that are nonsystematic. These range from more basic designs an underlying tessellation that is essentially the same, with
that were first used by earlier Muslim cultures to highly nonagons at the vertices of the hexagonal grid that are
innovative original constructions that are among of the separated by mirrored pentagons. However, the central
most complex nonsystematic geometric patterns from the region of this example places six contiguous barrel hexagons
totality of this artistic tradition. Unlike their neighbors to around a regular hexagon at the center of each repetitive
the east, the continuance of the Seljuk Sultanate of Rum in hexagonal cell [Fig. 313c]. The ornament of the Great
the face of the Mongol onslaught of the thirteenth century Mosque of Malatya includes an unusual design that employs
insured that there was no consequent interruption in the underlying nonagons placed on the vertices of the isometric
developmental continuity of the geometric arts in Anatolia. grid, with equilateral triangles separating each nonagon.
On the contrary, the Sultanate of Rum and the Mamluks Despite this placement, due to the nonagon’s odd number
directly benefited from the exodus of skilled artists and
craftspersons fleeing the Mongol destruction. Along with
their Mamluk contemporaries, artists working under the 147
Schneider (1980), pattern no. 359.
148
patronage of the Seljuk Sultanate of Rum were responsible Schneider (1980), pattern no. 218 (pl. 19 and 34).
149
Schneider (1980), pattern no. 218 (pl. 34). Schneider compares the
similarity between the nonagonal pattern from the Alaeddin Mosque in
144 Konya with those from the Huand Hatun and Agzikara Han in this
Schneider (1980), pattern no. 216. figure. However, he does not identify the reason for their similarity: that
145
Schneider (1980), pattern no. 205. being the single underlying polygonal tessellation that is responsible for
146
Schneider (1980), pattern no. 209. both these acute patterns.
80 1 The Historical Antecedents, Initial Development, Maturity, and Dissemination. . .

Photograph 43 Seljuk Sultanate of Rum geometric panels in carved stone relief at the Alay Han near Aksaray, Turkey (# David Wade)

of sides, this design repeats upon a rhombic grid with 60 pointed stars in a fashion that is reminiscent of the aesthetic
and 120 angles [Fig. 311]. This example from the Great quality of median patterns created from the fourfold system
Mosque of Malatya is a median pattern with an unusual A [Fig. 318]. The use of these two star forms is an example of
threefold rotational devise generated from the ditrigonal the principle of adjacent numbers wherein the ease of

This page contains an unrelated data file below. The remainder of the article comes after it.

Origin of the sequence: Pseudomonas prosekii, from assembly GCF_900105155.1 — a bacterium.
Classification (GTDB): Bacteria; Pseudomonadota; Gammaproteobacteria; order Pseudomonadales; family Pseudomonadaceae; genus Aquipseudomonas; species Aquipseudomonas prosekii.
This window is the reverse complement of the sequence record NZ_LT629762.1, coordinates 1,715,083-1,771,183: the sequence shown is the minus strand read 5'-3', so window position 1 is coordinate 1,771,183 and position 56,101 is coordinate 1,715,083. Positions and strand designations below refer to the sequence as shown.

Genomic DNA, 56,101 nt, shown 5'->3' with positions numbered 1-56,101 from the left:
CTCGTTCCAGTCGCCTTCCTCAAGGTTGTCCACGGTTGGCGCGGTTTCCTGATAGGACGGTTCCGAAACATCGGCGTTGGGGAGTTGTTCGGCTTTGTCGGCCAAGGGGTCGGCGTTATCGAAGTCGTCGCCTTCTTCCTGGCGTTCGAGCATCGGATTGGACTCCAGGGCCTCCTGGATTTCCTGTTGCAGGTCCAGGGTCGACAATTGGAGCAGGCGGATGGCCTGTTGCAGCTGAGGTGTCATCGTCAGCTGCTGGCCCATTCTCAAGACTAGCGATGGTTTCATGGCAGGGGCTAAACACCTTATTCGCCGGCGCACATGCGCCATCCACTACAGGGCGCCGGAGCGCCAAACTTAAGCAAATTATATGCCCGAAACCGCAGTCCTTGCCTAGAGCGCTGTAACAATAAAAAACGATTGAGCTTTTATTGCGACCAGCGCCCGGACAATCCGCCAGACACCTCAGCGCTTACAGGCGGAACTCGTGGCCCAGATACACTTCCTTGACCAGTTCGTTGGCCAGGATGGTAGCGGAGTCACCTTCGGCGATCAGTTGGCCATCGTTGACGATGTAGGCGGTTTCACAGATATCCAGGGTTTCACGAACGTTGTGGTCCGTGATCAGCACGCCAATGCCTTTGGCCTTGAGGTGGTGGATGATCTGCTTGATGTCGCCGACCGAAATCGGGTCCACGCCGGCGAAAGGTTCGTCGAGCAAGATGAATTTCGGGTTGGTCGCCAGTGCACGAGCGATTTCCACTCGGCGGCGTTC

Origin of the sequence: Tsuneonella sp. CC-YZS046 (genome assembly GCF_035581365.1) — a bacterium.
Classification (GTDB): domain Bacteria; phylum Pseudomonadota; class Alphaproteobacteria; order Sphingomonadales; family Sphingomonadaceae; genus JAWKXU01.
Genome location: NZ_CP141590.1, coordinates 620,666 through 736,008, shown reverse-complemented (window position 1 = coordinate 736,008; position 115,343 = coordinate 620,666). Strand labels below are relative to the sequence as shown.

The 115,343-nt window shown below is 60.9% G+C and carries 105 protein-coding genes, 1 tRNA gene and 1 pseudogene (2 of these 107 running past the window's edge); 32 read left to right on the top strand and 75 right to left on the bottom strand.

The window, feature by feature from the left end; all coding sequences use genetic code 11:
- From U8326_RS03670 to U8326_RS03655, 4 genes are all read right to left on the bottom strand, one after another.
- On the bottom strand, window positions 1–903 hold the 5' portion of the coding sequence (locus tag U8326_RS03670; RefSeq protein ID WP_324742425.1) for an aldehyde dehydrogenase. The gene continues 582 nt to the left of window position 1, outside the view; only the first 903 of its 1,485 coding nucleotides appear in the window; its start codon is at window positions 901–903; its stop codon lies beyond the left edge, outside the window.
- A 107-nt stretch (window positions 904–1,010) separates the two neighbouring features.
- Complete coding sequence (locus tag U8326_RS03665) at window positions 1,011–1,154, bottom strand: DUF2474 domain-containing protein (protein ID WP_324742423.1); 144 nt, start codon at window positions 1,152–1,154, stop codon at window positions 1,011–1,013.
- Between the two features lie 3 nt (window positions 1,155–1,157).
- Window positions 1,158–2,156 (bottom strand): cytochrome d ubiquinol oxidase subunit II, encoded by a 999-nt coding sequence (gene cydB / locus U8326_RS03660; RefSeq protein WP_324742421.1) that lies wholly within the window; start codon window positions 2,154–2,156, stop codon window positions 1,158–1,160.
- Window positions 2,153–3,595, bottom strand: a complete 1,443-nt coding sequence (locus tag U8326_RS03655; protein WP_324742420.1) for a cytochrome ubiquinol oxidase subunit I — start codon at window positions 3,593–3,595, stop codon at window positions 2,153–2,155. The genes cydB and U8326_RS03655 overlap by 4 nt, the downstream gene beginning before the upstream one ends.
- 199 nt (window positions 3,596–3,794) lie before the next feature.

hexagons that are edge to edge with the three nonagons generating repetitive patterns with the eight-pointed star
and their triangles.150 Another nonagonal design from the indicates that successful patterns can also be made with
Seljuk Sultanate of Rum is from the G€ok madrasa and nine- and seven-pointed stars. As with other nonagonal
mosque in Amasya, Turkey (1266-67). This separates each designs, the nine-pointed stars are located at the vertices of
underlying nonagon with a barrel hexagon, and places a ring the hexagonal grid, while a ring of 6 seven-pointed stars rests
of 12 pentagons that surround a central irregular within the field of the hexagonal repeat unit, and a
dodecagonal interstice region. In an innovative tour de six-pointed star is located at the center of each repeat unit.
force, the acute pattern lines in the dodecagonal interstice The underlying polygonal matrix that connects the nonagons
region place regular octagons into the pattern matrix and heptagons is comprised of irregular pentagons and
[Fig. 315]. One of the most interesting patterns created hexagons that cleverly imitate those of the fourfold system A.
from an underlying tessellation that utilizes nonagons at Like other preceding and neighboring Muslim cultures,
the vertices of the regular hexagonal grid is a second such the Sultanate of Rum also employed nonsystematic patterns
example from the Great Mosque of Malatya.151 This rather that place 12-pointed stars on the vertices of the isometric
exceptional median pattern employs both nine- and seven- grid. The underlying tessellation in one of the most basic
patterns of this type places a ring of pentagons around each
dodecagon, with three pentagons meeting at the center of
each triangular repeat. One of the earliest examples of an
150
Schneider (1980), pattern no. 211. acute pattern made from this underlying tessellation is from
151
Schneider (1980), pattern no. 356.
1.20 Seljuk Sultanate of Rum (1077-1307) 81

Photograph 44 A threefold Seljuk Sultanate of Rum nonsystematic two-point pattern with 7- and 24-pointed stars from the Esrefoglu Süleyman
Bey mosque in Beysehir, Turkey (# Mirek Majewski)

the mihrab of the Great Mosque of Niksar in north central acute pattern generated from this underlying tessellation was
Turkey152 (1145) [Fig. 300a acute]. This was produced under widely used throughout Muslim cultures154 [Fig. 321b